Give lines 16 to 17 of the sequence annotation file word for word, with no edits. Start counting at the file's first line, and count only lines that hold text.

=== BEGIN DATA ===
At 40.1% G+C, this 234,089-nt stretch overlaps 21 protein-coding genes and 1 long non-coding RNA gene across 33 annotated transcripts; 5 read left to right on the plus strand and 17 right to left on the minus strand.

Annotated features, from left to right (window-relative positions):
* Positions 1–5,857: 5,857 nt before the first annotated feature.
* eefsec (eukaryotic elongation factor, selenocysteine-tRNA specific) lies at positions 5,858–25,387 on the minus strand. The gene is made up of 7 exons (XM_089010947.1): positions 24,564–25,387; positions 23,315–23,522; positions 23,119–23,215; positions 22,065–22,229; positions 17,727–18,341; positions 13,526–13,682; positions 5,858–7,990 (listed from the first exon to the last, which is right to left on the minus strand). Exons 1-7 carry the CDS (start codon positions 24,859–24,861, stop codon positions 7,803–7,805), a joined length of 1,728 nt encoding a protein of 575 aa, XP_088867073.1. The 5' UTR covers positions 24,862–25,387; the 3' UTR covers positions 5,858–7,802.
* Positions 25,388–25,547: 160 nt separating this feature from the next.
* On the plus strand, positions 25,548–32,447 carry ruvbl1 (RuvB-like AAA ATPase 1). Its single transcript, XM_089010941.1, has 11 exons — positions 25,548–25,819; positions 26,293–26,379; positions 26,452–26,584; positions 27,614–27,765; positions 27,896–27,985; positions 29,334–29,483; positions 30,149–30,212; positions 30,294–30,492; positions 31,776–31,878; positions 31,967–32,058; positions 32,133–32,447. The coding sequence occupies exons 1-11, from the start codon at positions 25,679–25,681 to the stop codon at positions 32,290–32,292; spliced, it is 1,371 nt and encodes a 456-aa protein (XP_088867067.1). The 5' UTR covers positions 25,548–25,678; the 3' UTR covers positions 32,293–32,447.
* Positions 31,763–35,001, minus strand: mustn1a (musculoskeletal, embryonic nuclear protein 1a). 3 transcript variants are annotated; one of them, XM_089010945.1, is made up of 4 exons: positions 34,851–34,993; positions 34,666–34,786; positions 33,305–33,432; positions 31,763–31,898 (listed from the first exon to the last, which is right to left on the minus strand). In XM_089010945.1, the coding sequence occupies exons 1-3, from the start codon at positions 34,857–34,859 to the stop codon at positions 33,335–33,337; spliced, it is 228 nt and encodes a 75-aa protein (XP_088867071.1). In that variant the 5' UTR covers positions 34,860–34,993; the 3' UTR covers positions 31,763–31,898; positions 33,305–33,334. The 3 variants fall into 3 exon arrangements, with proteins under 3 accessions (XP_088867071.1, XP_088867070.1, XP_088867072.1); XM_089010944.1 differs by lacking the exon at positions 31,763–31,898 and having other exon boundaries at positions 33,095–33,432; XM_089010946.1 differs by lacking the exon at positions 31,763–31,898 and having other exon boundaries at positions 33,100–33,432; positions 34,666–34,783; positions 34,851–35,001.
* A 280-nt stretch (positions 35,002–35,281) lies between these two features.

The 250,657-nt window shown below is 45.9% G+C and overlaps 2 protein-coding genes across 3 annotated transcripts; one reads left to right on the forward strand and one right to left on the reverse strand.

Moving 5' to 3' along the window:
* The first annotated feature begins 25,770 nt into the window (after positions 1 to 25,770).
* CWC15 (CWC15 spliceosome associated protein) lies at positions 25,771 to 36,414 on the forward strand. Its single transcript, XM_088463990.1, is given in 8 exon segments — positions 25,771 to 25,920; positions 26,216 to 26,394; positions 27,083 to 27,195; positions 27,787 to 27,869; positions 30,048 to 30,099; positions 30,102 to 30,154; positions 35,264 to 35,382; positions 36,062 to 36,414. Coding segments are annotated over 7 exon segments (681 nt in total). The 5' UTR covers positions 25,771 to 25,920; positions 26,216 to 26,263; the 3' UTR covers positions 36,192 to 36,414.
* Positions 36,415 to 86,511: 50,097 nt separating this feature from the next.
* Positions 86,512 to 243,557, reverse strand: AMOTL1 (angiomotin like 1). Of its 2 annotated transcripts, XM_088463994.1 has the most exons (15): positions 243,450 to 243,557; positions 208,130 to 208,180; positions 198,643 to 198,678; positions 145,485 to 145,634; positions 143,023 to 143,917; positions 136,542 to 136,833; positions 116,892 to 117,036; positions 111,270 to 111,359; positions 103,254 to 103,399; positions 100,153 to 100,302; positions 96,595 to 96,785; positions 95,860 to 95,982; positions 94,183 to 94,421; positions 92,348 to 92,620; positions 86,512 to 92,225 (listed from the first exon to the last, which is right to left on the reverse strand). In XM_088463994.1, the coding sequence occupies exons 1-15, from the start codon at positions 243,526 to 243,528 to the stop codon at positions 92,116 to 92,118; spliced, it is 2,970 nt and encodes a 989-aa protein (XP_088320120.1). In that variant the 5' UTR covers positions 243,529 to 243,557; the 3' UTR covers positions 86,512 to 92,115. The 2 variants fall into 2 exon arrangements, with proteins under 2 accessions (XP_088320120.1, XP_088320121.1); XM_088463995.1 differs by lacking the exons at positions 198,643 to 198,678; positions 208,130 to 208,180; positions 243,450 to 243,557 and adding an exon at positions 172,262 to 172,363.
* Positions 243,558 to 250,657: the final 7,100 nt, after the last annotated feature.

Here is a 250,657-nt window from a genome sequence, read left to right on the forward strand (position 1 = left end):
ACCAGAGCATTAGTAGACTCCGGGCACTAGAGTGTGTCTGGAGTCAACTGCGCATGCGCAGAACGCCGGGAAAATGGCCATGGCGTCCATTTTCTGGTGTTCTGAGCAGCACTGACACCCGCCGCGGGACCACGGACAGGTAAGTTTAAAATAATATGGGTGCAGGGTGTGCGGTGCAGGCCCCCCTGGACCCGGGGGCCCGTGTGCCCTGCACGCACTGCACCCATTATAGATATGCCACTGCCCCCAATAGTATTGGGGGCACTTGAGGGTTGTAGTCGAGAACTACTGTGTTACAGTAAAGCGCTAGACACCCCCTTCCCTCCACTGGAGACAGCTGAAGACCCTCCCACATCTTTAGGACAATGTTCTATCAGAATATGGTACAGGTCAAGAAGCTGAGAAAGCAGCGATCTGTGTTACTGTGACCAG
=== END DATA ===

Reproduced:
Here is a 250,657-nt window from a genome sequence, read left to right on the forward strand (position 1 = left end):
ACCAGAGCATTAGTAGACTCCGGGCACTAGAGTGTGTCTGGAGTCAACTGCGCATGCGCAGAACGCCGGGAAAATGGCCATGGCGTCCATTTTCTGGTGTTCTGAGCAGCACTGACACCCGCCGCGGGACCACGGACAGGTAAGTTTAAAATAATATGGGTGCAGGGTGTGCGGTGCAGGCCCCCCTGGACCCGGGGGCCCGTGTGCCCTGCACGCACTGCACCCATTATAGATATGCCACTGCCCCCAATAGTATTGGGGGCACTTGAGGGTTGTAGTCGAGAACTACTGTGTTACAGTAAAGCGCTAGACACCCCCTTCCCTCCACTGGAGACAGCTGAAGACCCTCCCACATCTTTAGGACAATGTTCTATCAGAATATGGTACAGGTCAAGAAGCTGAGAAAGCAGCGATCTGTGTTACTGTGACCAG